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History of the New Mexico Museum of Art Building

May 1st, 2017

Built between April 1916 and November 1917, the Museum of Art is considered an adaption of traditional Hispanic and Pueblo Indian Architecture. The museum design incorporates elements from many historic buildings, most predominantly, the oldest surviving Mission church built in 1629 (pictured above), which still stands at Acoma Pueblo.

As the nation’s oldest capitol city founded in 1610, Santa Fe was already more than 300 years old when New Mexico became a state in 1912. By the early twentieth century, there was a growing concern about construction of new buildings with modern designs that did not fit in with Santa Fe’s predominant Southwestern adobe buildings. In the fall of 1912, concernedcitizens staged the New-Old Santa Fe exhibition at the Palace of the Governors featuring their vision of what Santa Fe architecture could be with images and models.

The design of the Museum of Art building can safely be called a group effort. The architect of record is Isaac Rapp and his firm. By all accounts, the architect showed a great deal of flexibility and accommodation of the concerns and ideas posited by the team assembled by Edgar Lee Hewett. Archaeologist, visionary, and cultural entrepreneur and eventually, the first director of the Museum of New Mexico - Edgar Lee Hewett assembled a team of protégés:

  • Wealthy northern New Mexico attorney Frank Springer, who raised the $30,000 matching grant to construct the museum;

  • Sylvanus Griswold Morley, a Harvard man who spent half the year in Santa Fe promoting it, and the other half in Mexico as a preeminent archaeologist at Mayan Yucatan;

  • Kenneth Chapman, a trained illustrator and emerging expert on Pueblo Art, and diligent administrator;

  • Carlos Vierra, a colorful painter who came to Santa Fe to cure his lung ailments;

  • Jesse Nusbaum, an archaelogist and photographer, whose contractor father owned a brickyard.

Sylvanus Griswold Morley is credited with spotting a photo of a Colorado mining camp with a warehouse façade based on the Acoma Mission and recommending it to the group as a possible design prototype. Morley contacted local architect Isaac Rapp and asked him to make a watercolor of the mining camp warehouse façade to use in a display.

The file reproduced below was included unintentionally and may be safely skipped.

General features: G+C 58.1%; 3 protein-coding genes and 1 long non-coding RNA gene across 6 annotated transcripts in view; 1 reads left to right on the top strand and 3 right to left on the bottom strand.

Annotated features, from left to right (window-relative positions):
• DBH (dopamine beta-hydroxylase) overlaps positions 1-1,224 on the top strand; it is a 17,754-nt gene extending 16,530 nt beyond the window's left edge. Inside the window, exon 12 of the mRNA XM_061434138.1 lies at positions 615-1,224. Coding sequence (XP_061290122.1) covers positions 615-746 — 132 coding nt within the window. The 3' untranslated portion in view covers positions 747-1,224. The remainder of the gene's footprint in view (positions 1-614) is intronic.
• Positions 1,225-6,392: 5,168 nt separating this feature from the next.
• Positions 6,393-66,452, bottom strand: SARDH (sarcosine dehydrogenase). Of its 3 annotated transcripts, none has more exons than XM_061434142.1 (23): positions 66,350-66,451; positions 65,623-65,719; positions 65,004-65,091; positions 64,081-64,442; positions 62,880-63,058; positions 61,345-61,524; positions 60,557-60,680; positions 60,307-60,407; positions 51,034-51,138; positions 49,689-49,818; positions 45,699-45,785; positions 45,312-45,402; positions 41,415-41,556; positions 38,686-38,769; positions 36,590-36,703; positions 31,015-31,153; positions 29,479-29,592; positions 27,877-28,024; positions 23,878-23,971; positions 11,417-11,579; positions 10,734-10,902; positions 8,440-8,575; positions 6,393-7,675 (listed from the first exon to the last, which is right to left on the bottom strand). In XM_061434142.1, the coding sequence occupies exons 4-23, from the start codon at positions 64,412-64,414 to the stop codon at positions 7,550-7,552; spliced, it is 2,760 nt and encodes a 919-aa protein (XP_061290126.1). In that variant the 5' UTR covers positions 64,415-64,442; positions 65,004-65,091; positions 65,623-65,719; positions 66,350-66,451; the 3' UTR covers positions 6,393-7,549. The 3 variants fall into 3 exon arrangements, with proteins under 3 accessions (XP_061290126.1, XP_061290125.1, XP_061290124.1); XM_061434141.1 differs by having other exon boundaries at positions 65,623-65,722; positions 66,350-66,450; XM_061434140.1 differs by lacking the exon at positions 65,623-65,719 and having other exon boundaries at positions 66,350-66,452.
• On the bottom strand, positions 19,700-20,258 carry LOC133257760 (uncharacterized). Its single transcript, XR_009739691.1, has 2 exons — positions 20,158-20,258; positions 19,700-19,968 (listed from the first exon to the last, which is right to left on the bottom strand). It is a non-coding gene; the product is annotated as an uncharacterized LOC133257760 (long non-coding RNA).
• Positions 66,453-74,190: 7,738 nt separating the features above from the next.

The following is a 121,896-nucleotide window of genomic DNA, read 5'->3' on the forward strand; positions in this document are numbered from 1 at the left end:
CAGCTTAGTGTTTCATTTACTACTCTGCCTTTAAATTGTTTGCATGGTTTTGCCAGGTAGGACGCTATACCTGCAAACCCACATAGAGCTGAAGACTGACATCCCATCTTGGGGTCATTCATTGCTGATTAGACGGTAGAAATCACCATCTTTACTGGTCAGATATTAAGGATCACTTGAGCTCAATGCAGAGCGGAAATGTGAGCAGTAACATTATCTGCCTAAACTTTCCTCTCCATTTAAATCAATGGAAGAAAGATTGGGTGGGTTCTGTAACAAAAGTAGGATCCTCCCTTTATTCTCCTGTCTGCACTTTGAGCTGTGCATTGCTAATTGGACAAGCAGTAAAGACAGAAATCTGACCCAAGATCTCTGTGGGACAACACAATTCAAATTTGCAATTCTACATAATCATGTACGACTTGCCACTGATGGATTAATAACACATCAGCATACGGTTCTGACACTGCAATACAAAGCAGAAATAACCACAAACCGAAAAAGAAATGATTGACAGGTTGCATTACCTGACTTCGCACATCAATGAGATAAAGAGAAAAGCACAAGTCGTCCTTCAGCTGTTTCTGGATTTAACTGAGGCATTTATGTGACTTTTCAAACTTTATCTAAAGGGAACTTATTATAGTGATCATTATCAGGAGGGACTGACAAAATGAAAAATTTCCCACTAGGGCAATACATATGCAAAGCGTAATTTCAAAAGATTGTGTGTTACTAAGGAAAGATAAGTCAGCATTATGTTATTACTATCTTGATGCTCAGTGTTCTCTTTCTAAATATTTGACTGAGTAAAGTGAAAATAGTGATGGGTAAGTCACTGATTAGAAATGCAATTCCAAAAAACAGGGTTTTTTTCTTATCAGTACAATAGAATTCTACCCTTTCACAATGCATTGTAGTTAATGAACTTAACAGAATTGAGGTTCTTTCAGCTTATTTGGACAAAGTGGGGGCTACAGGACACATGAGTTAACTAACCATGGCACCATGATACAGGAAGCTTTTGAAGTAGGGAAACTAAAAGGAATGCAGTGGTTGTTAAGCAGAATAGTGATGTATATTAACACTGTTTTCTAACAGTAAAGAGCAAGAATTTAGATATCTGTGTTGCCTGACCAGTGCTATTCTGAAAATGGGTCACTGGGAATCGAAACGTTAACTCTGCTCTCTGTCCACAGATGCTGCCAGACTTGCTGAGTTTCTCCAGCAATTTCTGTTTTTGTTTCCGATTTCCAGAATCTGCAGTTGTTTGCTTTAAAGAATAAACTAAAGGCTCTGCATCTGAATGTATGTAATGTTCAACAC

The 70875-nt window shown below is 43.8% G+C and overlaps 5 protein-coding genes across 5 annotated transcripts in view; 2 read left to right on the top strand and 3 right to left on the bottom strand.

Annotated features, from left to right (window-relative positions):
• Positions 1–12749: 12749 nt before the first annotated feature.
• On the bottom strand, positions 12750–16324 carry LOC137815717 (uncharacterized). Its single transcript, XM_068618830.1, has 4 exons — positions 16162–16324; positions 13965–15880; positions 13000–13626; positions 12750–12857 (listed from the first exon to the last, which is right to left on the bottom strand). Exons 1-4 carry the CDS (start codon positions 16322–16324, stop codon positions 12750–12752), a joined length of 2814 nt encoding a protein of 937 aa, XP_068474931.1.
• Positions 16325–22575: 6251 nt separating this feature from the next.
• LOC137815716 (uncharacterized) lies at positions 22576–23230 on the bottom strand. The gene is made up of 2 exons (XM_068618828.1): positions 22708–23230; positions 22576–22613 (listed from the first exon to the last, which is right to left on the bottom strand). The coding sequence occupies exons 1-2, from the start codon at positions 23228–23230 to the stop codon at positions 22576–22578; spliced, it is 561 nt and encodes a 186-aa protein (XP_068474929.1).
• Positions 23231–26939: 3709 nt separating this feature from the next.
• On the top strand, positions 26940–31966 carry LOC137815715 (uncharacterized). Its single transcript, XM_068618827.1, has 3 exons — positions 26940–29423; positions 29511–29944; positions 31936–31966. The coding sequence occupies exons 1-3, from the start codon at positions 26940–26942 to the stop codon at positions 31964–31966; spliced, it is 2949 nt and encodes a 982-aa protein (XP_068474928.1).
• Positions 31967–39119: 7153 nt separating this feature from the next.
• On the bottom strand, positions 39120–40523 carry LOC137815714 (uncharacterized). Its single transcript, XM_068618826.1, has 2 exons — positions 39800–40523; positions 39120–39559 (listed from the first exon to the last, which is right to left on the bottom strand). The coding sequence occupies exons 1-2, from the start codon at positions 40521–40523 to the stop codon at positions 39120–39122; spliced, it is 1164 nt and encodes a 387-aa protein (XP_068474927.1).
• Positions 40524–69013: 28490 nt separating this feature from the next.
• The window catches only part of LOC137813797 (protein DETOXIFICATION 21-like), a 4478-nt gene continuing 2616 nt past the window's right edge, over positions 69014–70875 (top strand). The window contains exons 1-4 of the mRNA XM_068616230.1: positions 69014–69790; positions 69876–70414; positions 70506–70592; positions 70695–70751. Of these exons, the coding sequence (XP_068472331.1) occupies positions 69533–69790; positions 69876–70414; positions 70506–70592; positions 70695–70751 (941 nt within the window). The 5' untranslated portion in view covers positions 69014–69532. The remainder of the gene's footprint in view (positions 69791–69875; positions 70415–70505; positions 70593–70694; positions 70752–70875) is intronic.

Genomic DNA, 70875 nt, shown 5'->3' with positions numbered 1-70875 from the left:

At about that same time in 1915, Hewitt was invited to be director of exhibits at the Panama California Exhibition in San Diego. Hewett, too, enlisted Rapp, and asked the architect to develop the Acoma-inspired warehouse to serve as the State of New Mexico’s pavilion at the San Diego exhibition.

The pavilion design proved to be such a success in San Diego that it prompted the New Mexico State Legislature to approve the model for a new art museum. The construction budget was $60,000. Half of the $60,000 came from the legislature and half from private sources. Frank Springer went to work raising funds. Jesse Nussbaum was appointed superintendent of construction with outlines that Rapp provided.

Adobe construction is defined the shaping of mud into sundried bricks, then plastered over the bricks with mud was first introduced by the Spaniards. While Missions were built with adobe brick, the museum was not, although the process was similar. The museum’s bricks were kiln-fired, made by inmates in the state penitentiary.

Archival records indicate the penitentiary supplied 750-thousand bricks. The prisoner-made construction materials were supplanted by 48-thousand-pound steel girders from Chicago, and 2800 barrels of cement from the Ideal Cement Company in Colorado.

Use of the cement was two-fold: first, it was used to create structural elements; it was also diluted, mixed with sand and plaster to apply to the bricks to resemble adobe. All sculptural contours in the building today are the original plasterwork, the stucco coating has been redone three times since 1917. Deeply ingrained cultural construction traditions were employed and are still apparent in the ceilings and the hand-fashioned wood work.

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